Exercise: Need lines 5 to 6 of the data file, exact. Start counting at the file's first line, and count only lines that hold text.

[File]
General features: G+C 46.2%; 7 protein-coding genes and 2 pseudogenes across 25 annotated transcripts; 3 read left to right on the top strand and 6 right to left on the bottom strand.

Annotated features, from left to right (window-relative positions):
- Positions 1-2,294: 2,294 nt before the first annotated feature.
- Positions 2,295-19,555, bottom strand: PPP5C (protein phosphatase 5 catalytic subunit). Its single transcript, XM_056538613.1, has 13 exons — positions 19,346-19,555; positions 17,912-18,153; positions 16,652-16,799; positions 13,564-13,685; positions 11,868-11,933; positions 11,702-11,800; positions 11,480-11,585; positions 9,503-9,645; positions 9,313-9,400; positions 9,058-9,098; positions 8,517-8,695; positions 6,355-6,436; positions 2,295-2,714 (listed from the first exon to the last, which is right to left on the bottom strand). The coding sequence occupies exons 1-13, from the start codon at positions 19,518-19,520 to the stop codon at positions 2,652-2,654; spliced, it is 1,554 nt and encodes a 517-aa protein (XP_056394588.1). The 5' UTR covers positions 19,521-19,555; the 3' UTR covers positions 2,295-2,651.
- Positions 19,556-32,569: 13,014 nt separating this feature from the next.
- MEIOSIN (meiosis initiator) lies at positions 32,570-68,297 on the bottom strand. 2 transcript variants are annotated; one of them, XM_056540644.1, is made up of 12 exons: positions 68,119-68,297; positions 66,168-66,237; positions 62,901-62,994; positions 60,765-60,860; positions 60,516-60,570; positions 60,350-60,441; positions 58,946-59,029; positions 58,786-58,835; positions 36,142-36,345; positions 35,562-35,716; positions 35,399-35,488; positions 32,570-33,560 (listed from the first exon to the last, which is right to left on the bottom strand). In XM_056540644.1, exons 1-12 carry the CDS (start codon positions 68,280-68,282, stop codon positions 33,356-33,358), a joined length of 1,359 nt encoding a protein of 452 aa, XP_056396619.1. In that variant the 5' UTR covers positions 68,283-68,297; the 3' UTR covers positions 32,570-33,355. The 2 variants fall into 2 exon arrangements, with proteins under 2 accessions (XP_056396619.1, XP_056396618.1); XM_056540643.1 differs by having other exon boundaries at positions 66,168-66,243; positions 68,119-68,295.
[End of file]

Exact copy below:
- Positions 19,556-32,569: 13,014 nt separating this feature from the next.
- MEIOSIN (meiosis initiator) lies at positions 32,570-68,297 on the bottom strand. 2 transcript variants are annotated; one of them, XM_056540644.1, is made up of 12 exons: positions 68,119-68,297; positions 66,168-66,237; positions 62,901-62,994; positions 60,765-60,860; positions 60,516-60,570; positions 60,350-60,441; positions 58,946-59,029; positions 58,786-58,835; positions 36,142-36,345; positions 35,562-35,716; positions 35,399-35,488; positions 32,570-33,560 (listed from the first exon to the last, which is right to left on the bottom strand). In XM_056540644.1, exons 1-12 carry the CDS (start codon positions 68,280-68,282, stop codon positions 33,356-33,358), a joined length of 1,359 nt encoding a protein of 452 aa, XP_056396619.1. In that variant the 5' UTR covers positions 68,283-68,297; the 3' UTR covers positions 32,570-33,355. The 2 variants fall into 2 exon arrangements, with proteins under 2 accessions (XP_056396619.1, XP_056396618.1); XM_056540643.1 differs by having other exon boundaries at positions 66,168-66,243; positions 68,119-68,295.